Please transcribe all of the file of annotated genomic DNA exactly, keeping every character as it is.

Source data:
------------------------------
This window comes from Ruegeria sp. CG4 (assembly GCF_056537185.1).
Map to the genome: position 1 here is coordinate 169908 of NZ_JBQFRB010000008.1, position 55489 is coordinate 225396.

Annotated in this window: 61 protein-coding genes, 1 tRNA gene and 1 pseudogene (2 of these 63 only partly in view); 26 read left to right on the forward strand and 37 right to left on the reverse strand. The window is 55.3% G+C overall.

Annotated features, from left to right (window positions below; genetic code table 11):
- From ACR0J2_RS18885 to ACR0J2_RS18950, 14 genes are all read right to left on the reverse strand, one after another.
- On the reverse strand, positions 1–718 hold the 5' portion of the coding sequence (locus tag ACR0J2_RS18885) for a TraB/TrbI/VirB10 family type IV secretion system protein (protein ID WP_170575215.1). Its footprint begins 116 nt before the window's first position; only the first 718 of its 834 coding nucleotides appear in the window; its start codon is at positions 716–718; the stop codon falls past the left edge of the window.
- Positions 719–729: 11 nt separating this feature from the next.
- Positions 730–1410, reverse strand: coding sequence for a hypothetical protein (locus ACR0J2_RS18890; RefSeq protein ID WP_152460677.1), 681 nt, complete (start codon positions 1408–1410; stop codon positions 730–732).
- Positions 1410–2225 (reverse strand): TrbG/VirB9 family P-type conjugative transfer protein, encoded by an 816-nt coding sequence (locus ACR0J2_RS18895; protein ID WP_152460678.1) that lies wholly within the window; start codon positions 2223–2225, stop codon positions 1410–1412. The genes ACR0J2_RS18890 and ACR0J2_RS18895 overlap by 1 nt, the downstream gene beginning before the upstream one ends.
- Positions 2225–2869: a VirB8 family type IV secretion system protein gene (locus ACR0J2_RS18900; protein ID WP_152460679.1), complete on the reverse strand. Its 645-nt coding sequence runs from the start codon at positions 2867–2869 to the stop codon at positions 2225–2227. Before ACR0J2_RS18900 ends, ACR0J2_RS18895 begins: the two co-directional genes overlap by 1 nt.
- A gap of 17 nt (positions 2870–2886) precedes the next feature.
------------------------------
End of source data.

This window comes from Ruegeria sp. CG4 (assembly GCF_056537185.1).
Map to the genome: position 1 here is coordinate 169908 of NZ_JBQFRB010000008.1, position 55489 is coordinate 225396.

Annotated in this window: 61 protein-coding genes, 1 tRNA gene and 1 pseudogene (2 of these 63 only partly in view); 26 read left to right on the forward strand and 37 right to left on the reverse strand. The window is 55.3% G+C overall.

Annotated features, from left to right (window positions below; genetic code table 11):
- From ACR0J2_RS18885 to ACR0J2_RS18950, 14 genes are all read right to left on the reverse strand, one after another.
- On the reverse strand, positions 1–718 hold the 5' portion of the coding sequence (locus tag ACR0J2_RS18885) for a TraB/TrbI/VirB10 family type IV secretion system protein (protein ID WP_170575215.1). Its footprint begins 116 nt before the window's first position; only the first 718 of its 834 coding nucleotides appear in the window; its start codon is at positions 716–718; the stop codon falls past the left edge of the window.
- Positions 719–729: 11 nt separating this feature from the next.
- Positions 730–1410, reverse strand: coding sequence for a hypothetical protein (locus ACR0J2_RS18890; RefSeq protein ID WP_152460677.1), 681 nt, complete (start codon positions 1408–1410; stop codon positions 730–732).
- Positions 1410–2225 (reverse strand): TrbG/VirB9 family P-type conjugative transfer protein, encoded by an 816-nt coding sequence (locus ACR0J2_RS18895; protein ID WP_152460678.1) that lies wholly within the window; start codon positions 2223–2225, stop codon positions 1410–1412. The genes ACR0J2_RS18890 and ACR0J2_RS18895 overlap by 1 nt, the downstream gene beginning before the upstream one ends.
- Positions 2225–2869: a VirB8 family type IV secretion system protein gene (locus ACR0J2_RS18900; protein ID WP_152460679.1), complete on the reverse strand. Its 645-nt coding sequence runs from the start codon at positions 2867–2869 to the stop codon at positions 2225–2227. Before ACR0J2_RS18900 ends, ACR0J2_RS18895 begins: the two co-directional genes overlap by 1 nt.
- A gap of 17 nt (positions 2870–2886) precedes the next feature.